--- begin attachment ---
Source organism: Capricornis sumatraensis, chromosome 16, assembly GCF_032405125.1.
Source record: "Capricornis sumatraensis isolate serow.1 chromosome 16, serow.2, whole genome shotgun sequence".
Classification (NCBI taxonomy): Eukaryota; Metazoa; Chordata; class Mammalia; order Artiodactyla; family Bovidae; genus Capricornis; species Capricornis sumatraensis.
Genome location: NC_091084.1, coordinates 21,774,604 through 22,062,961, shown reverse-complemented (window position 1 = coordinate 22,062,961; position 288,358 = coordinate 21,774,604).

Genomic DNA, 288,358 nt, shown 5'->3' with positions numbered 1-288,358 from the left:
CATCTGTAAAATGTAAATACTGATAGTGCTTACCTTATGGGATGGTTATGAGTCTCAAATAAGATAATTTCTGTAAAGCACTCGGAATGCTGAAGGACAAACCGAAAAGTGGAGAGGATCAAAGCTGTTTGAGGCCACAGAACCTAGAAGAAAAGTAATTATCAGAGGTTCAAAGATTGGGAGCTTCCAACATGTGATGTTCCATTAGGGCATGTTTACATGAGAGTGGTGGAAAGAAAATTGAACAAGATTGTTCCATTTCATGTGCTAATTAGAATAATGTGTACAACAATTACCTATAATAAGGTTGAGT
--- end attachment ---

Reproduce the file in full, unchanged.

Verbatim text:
Source organism: Capricornis sumatraensis, chromosome 16, assembly GCF_032405125.1.
Source record: "Capricornis sumatraensis isolate serow.1 chromosome 16, serow.2, whole genome shotgun sequence".
Classification (NCBI taxonomy): Eukaryota; Metazoa; Chordata; class Mammalia; order Artiodactyla; family Bovidae; genus Capricornis; species Capricornis sumatraensis.
Genome location: NC_091084.1, coordinates 21,774,604 through 22,062,961, shown reverse-complemented (window position 1 = coordinate 22,062,961; position 288,358 = coordinate 21,774,604).

Genomic DNA, 288,358 nt, shown 5'->3' with positions numbered 1-288,358 from the left:
CATCTGTAAAATGTAAATACTGATAGTGCTTACCTTATGGGATGGTTATGAGTCTCAAATAAGATAATTTCTGTAAAGCACTCGGAATGCTGAAGGACAAACCGAAAAGTGGAGAGGATCAAAGCTGTTTGAGGCCACAGAACCTAGAAGAAAAGTAATTATCAGAGGTTCAAAGATTGGGAGCTTCCAACATGTGATGTTCCATTAGGGCATGTTTACATGAGAGTGGTGGAAAGAAAATTGAACAAGATTGTTCCATTTCATGTGCTAATTAGAATAATGTGTACAACAATTACCTATAATAAGGTTGAGT